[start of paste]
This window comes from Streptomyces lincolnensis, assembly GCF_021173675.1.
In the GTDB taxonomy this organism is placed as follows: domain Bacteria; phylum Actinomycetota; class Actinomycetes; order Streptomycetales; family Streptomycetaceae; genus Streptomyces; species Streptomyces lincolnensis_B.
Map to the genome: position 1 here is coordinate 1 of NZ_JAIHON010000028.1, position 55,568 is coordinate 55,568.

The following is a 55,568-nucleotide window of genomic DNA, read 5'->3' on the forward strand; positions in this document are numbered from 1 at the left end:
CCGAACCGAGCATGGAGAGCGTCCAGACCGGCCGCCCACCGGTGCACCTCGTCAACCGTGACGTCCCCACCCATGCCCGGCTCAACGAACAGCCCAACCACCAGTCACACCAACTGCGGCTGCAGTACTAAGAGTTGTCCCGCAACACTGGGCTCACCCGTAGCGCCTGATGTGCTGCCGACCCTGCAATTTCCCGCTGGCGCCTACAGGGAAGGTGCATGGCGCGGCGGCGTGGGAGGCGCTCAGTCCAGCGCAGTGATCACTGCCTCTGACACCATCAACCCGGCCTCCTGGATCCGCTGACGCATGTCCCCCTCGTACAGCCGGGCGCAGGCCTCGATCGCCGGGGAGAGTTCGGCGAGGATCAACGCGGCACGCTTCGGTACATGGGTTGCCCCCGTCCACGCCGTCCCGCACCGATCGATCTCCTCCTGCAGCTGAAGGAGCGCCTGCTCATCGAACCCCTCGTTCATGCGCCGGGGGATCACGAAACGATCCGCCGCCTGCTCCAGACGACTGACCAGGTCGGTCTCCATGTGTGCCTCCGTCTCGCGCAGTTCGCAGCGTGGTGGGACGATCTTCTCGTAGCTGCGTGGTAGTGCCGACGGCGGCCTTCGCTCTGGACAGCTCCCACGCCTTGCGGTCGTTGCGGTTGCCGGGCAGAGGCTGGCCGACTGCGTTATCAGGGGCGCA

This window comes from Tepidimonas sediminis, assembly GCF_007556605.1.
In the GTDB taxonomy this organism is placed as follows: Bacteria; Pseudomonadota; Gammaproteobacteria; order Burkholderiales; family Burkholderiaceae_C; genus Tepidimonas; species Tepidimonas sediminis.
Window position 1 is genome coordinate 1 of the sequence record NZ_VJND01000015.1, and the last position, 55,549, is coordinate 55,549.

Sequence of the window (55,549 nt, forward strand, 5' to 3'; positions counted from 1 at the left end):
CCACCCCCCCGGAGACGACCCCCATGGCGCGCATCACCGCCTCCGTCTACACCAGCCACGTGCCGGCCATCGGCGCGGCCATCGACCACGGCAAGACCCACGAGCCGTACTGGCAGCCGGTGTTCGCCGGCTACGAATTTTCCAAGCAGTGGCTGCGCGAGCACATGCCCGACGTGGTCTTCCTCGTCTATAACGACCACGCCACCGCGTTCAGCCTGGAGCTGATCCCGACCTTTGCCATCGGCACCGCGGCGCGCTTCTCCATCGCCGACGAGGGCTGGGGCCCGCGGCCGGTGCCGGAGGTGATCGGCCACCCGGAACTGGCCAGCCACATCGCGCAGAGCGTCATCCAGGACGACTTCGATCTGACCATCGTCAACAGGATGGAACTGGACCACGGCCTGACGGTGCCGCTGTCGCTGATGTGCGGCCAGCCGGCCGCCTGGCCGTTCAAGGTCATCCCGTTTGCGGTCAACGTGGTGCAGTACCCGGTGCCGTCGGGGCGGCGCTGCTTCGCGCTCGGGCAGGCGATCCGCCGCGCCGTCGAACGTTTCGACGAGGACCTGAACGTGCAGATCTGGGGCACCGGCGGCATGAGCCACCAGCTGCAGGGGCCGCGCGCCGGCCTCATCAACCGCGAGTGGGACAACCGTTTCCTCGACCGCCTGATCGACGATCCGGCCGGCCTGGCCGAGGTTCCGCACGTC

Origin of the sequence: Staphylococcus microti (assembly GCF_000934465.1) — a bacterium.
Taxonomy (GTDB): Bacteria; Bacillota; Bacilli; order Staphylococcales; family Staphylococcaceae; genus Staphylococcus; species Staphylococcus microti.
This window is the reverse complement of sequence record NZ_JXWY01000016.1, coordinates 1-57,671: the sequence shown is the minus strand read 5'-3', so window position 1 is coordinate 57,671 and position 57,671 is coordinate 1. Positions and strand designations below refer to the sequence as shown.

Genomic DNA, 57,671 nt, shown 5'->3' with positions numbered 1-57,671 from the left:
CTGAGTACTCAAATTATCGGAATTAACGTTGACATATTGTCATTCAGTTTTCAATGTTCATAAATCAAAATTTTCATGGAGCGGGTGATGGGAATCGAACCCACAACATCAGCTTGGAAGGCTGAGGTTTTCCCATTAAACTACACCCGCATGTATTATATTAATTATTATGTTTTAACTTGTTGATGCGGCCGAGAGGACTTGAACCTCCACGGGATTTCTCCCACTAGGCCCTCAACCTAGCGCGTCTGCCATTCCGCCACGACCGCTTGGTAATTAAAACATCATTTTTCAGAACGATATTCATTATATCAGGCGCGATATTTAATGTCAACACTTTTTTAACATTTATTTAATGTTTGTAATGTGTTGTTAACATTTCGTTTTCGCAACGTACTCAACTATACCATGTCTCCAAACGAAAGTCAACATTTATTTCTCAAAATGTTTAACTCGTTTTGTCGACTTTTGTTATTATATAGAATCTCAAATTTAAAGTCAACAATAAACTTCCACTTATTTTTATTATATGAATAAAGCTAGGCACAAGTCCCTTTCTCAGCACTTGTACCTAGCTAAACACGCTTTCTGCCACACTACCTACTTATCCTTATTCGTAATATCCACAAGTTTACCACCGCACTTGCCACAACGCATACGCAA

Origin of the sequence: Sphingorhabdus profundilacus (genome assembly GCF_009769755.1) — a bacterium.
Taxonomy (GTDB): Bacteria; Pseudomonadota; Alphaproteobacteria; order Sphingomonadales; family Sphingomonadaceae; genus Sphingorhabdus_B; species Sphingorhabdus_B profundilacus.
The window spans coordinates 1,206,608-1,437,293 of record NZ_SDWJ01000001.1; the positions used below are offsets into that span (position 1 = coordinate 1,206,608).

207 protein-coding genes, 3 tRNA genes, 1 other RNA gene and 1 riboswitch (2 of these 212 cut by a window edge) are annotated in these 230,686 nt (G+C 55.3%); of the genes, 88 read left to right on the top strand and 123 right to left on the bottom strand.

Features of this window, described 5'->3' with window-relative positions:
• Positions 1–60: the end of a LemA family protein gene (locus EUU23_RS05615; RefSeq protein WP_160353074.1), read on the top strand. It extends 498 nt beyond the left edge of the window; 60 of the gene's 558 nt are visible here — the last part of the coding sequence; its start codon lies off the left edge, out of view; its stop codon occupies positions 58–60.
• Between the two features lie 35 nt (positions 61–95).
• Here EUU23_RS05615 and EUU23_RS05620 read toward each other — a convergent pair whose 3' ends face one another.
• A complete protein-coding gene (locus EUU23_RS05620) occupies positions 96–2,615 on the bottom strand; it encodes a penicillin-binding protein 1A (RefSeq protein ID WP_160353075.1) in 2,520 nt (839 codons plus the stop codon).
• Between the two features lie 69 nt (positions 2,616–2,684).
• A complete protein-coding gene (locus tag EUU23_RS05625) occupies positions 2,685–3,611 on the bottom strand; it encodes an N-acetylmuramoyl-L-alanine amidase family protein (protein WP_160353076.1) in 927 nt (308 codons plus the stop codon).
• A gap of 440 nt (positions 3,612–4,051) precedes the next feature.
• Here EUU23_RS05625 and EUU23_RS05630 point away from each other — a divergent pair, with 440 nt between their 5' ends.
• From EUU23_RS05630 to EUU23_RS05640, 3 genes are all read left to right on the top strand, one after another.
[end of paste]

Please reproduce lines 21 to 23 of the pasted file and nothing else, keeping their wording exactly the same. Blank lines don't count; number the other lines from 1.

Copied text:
• Positions 1–60: the end of a LemA family protein gene (locus EUU23_RS05615; RefSeq protein WP_160353074.1), read on the top strand. It extends 498 nt beyond the left edge of the window; 60 of the gene's 558 nt are visible here — the last part of the coding sequence; its start codon lies off the left edge, out of view; its stop codon occupies positions 58–60.
• Between the two features lie 35 nt (positions 61–95).
• Here EUU23_RS05615 and EUU23_RS05620 read toward each other — a convergent pair whose 3' ends face one another.